Security fails at the seams: Using Domain Modelling to test a hypothesis
Main Conference - Talk
- Friday 9 from 11:00 until 11:50 in Red Room
As analysts, engineers, and delivery folk, consulting to clients with areas of a lot of uncertainty, there is often a need to justify our "why": why are we investing time and energy building bespoke engineering solutions; what value would the business derive to motivated to pay for this?
In one of my recent projects, within the area of security and risk controls automation, this question of "why" came up multiple times, to justify the value to the business, to justify how the program of work was shaped, and equally importantly, to aid prioritisation of the program of work.
In this presentation, I explore how heuristics can be used for problem solving. If we started with a hypothesis, and then modelled our use cases using various heuristics to test the hypothesis, can we arrive at sufficient clarity to solve our prioritisation problem? At this point, you and George Box are likely to say, "but Sonal, all models are wrong". Yes, I agree, but humour me.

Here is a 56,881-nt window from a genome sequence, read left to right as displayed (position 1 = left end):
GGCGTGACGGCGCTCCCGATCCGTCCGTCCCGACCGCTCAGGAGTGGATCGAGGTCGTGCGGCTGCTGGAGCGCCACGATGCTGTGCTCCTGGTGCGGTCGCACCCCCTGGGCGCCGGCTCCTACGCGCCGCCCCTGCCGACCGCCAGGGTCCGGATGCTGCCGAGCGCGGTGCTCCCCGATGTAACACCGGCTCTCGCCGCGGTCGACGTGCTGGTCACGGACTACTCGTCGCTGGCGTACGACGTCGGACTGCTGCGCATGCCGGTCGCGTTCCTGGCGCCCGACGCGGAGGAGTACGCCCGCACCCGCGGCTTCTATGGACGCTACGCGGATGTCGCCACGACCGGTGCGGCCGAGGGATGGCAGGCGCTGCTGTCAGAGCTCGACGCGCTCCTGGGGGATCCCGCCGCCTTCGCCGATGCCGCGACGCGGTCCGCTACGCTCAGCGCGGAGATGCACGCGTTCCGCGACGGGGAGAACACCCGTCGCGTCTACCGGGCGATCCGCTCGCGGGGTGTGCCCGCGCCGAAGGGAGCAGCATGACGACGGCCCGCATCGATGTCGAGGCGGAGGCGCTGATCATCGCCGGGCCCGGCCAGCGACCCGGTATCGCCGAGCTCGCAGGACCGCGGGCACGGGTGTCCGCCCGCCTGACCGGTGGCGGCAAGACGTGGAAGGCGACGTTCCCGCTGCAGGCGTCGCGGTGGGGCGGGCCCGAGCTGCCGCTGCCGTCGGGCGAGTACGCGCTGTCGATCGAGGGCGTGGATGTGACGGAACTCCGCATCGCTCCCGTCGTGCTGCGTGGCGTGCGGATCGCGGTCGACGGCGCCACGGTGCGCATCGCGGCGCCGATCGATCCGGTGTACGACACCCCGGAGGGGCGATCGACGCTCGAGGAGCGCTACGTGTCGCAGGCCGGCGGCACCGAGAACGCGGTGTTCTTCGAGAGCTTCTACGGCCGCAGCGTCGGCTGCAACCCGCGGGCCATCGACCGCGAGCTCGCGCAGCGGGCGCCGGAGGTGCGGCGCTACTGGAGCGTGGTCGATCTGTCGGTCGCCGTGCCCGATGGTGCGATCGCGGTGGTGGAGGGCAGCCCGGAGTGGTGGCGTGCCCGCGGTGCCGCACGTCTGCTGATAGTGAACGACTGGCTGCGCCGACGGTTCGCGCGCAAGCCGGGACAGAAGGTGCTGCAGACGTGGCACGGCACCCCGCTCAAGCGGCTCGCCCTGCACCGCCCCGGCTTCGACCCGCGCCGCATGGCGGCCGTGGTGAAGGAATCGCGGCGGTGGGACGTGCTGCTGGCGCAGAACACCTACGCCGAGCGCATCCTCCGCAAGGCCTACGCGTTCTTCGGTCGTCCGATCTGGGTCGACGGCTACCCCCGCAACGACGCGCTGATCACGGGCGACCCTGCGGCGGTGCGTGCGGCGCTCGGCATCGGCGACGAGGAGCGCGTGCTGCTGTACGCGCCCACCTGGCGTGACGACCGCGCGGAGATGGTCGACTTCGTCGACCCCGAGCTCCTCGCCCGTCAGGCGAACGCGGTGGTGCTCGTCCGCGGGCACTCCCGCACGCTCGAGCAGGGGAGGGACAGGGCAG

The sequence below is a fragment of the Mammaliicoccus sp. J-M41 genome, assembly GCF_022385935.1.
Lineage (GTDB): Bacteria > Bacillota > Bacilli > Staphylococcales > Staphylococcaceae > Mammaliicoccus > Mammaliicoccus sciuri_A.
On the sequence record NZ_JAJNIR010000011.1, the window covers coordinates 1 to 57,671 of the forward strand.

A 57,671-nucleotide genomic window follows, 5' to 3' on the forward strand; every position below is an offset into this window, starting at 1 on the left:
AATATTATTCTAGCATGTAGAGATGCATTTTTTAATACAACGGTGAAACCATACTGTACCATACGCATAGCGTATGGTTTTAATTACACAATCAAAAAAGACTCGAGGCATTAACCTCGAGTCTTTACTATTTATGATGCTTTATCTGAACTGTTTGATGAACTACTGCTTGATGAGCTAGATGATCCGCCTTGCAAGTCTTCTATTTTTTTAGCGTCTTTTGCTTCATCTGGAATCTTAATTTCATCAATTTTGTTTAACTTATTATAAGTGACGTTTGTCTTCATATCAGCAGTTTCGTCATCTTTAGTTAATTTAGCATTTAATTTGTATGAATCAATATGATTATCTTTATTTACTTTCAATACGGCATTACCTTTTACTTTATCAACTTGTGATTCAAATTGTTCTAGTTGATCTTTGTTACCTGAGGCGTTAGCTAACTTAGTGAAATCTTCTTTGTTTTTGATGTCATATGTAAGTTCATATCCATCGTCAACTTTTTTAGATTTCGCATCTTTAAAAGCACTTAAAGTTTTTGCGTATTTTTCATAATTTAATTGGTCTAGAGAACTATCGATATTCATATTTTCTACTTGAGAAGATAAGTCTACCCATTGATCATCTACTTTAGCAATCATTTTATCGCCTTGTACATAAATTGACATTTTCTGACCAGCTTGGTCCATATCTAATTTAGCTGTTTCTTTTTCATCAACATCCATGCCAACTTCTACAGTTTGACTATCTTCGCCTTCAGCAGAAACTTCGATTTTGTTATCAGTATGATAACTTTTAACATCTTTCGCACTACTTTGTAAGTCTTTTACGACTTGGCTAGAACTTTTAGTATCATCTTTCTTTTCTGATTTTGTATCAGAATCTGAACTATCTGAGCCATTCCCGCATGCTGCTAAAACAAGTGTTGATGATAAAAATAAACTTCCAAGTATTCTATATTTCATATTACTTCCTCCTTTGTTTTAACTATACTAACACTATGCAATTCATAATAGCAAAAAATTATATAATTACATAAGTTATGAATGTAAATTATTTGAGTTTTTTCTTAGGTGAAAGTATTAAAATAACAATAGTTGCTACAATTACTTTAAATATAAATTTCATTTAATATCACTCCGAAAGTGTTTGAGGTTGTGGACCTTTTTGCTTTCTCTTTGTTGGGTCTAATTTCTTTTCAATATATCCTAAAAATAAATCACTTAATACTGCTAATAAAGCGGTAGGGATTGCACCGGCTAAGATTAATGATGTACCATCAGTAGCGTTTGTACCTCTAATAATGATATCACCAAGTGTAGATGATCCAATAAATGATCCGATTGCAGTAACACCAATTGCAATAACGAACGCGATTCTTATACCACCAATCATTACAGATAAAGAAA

I'd like to share a story about experiments with DDD, Bounded Context and problem solving, and uncover the utility of getting creative with domain modelling. I hope to demonstrate value of modelling for reducing ambiguity, and its ability to shape and prioritise a program of work.
About Sonal PremiLinkedIn Company Website Sessionize
Sonal is a Business Analyst, with experience spanning software development, testing, and more recently over 13 years as a Business Analyst. The core of her experience has been in helping businesses understand their key drivers and needs, and shape solutions that address business challenges. Her hands on experience in technology is supported by a Master’s degree in Cyber Security and an MBA.
Sonal loves to explore problems, experiment with various approaches and solutions, and challenge and shape the technology culture. She’s passionate about all things agility, technology transformation, and outcomes that benefit end users.
When not saving the world one problem at a time, she spends her time learning new skills, mentoring people, travelling and drinking copious amounts of tea.